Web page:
Now president of her local NAACP chapter, Shells pointed to voter ID laws and deepening economic inequality as key issues for black Americans.
“I didn’t think after Dr. King that I’d be here crying over the same issues,” Shells said. “I think we went to sleep and we need to wake up.”
Rick Ramsey, 56, took his son, Justice, to see the movie “Lee Daniels’ The Butler” — inspired by the life of a longtime White House butler — on Friday to give him a sense of the role that race has played in the United States. Saturday, Ramsey brought Justice, Justice’s sister and a friend to the march.
“I know it used to be that black people couldn’t do stuff,” said Justice, 13. “Now, in 2013, we have rights.”
D.C. Council member Marion Barry remembered standing on the steps of the Lincoln Memorial in 1963, gazing at a sea of humanity assembled along the Reflecting Pool.
“It was a hot, sunny day in August, much like today,” said Barry (D), the council member for Ward 8 and a former D.C. mayor. He was a graduate student who had spent his summers volunteering with the Student Nonviolent Coordinating Committee.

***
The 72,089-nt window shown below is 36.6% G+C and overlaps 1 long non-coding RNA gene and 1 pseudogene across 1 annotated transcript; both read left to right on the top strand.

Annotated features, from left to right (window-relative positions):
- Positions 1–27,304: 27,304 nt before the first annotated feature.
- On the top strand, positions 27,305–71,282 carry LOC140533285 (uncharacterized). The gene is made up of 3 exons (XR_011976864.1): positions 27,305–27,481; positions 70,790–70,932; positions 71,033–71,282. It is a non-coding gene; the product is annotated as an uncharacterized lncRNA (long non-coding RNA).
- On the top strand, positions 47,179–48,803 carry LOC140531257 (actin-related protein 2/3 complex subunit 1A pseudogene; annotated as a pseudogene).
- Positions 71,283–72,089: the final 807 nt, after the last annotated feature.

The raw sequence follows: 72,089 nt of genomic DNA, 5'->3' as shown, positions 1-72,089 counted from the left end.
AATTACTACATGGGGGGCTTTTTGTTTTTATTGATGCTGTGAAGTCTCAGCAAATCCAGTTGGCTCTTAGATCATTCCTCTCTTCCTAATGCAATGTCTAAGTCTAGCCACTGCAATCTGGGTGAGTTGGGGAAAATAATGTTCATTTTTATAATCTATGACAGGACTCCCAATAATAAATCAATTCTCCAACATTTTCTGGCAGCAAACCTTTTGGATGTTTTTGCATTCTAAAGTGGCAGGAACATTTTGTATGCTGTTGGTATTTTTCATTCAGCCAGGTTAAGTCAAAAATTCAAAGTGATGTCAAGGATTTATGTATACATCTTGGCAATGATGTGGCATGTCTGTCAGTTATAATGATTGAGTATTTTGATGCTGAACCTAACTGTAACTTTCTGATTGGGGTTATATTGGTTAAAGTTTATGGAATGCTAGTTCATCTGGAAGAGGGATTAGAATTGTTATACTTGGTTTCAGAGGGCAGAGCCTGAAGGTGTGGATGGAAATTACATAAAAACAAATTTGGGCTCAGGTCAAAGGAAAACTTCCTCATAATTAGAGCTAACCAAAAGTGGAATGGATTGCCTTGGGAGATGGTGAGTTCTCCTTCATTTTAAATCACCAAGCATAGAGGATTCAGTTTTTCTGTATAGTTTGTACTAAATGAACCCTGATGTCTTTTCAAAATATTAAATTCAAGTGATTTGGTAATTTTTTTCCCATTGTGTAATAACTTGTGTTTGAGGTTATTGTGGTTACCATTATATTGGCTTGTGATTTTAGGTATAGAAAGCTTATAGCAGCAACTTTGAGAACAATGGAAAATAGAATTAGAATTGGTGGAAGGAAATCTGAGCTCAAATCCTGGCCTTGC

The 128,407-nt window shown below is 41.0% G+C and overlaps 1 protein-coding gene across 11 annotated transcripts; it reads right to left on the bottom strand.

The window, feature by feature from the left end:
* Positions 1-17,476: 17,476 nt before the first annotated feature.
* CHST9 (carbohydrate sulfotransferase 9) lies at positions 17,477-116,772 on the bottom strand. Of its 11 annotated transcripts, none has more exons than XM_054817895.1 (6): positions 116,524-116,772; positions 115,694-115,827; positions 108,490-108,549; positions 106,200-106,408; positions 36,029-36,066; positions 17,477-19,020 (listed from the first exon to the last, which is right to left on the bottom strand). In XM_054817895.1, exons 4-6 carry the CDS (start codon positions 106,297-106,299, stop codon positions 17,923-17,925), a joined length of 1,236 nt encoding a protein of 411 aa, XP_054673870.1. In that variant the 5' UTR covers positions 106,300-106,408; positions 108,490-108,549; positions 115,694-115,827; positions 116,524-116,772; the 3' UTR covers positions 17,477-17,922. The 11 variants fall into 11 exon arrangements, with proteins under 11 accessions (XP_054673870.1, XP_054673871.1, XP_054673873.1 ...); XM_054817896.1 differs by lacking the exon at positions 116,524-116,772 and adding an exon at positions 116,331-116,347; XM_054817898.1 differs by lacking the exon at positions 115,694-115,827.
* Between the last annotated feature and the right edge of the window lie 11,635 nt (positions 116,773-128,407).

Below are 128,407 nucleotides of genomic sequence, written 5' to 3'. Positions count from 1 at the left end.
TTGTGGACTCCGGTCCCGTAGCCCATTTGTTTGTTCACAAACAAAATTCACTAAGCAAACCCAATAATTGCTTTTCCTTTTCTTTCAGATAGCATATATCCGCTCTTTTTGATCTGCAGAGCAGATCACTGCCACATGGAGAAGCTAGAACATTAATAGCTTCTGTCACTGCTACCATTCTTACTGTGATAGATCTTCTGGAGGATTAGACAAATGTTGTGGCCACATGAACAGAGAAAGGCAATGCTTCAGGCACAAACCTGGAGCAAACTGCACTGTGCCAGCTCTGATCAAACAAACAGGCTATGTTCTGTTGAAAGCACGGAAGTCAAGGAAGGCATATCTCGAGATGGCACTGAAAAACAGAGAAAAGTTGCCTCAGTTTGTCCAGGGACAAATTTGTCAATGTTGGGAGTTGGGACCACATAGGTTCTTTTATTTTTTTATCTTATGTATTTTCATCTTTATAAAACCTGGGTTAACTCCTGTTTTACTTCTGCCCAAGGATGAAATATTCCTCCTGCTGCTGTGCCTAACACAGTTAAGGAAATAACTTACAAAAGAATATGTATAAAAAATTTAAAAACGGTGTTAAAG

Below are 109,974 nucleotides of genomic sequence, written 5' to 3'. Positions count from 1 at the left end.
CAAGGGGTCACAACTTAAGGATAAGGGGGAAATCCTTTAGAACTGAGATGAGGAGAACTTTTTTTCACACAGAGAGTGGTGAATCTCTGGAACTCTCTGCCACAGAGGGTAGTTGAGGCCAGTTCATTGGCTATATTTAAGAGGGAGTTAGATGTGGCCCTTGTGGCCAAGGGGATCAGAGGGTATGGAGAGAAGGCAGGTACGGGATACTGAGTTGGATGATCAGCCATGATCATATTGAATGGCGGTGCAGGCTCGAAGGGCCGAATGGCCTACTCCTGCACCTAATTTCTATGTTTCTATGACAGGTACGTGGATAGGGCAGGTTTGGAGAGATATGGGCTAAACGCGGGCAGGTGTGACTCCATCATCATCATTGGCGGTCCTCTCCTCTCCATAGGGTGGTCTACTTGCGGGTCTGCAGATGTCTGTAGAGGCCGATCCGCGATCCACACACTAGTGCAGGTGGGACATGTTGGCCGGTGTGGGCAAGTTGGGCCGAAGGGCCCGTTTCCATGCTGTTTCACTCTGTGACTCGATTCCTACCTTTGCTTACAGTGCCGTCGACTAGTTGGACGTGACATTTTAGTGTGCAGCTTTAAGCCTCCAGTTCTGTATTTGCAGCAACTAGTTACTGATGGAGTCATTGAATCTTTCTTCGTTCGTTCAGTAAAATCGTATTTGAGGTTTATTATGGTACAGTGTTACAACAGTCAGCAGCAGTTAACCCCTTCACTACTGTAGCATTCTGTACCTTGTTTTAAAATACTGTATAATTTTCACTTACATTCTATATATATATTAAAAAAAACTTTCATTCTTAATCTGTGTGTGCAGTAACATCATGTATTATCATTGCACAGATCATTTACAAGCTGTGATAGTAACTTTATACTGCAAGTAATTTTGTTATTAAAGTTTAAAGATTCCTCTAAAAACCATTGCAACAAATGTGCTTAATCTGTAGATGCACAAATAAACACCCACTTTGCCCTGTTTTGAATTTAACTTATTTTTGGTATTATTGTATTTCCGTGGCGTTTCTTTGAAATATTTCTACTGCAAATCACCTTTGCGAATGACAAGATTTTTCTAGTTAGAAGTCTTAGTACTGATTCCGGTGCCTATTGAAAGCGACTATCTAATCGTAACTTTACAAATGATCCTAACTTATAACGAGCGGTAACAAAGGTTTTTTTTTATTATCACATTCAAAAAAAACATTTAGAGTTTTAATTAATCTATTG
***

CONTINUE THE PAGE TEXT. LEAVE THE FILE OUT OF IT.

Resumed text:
He recalled the fervor of the crowd gathered before King as he delivered his “Dream” address.
“The people were uplifted and energized,” Barry said. “I was proud of Dr. King for expressing our frustration, our dreams and our hopes.”
Barry spent Saturday morning at a rally for D.C. statehood, part of a movement that seeks to have the city renamed New Columbia and admitted to the union as the 51st state.
“I came here in 1963 and Washington wasn’t free,” Barry said. “We’re still not free.”
Barry said that the passage of time has brought substantial cultural changes to the District — black-owned businesses thrive and the city’s schools have long been integrated — but that progress has lagged in other areas.
“The poverty rate is higher now than in 1963,” Barry said. “Unemployment is higher than in 1963. The achievement gap is wider than in 1963. The more that seems to change, the more that remains the same.”
At the D.C. statehood rally, Mayor Vincent C. Gray (D) said statehood for the District was also an initiative supported by King.
“While much of Dr. King’s dream has come to fruition for our country, today, sadly, the District of Columbia still languishes without full voting rights, full representation or full democracy,” Gray said
Mark Berman, Emma Brown, Hamil R. Harris and T. Rees Shapiro contributed to this report.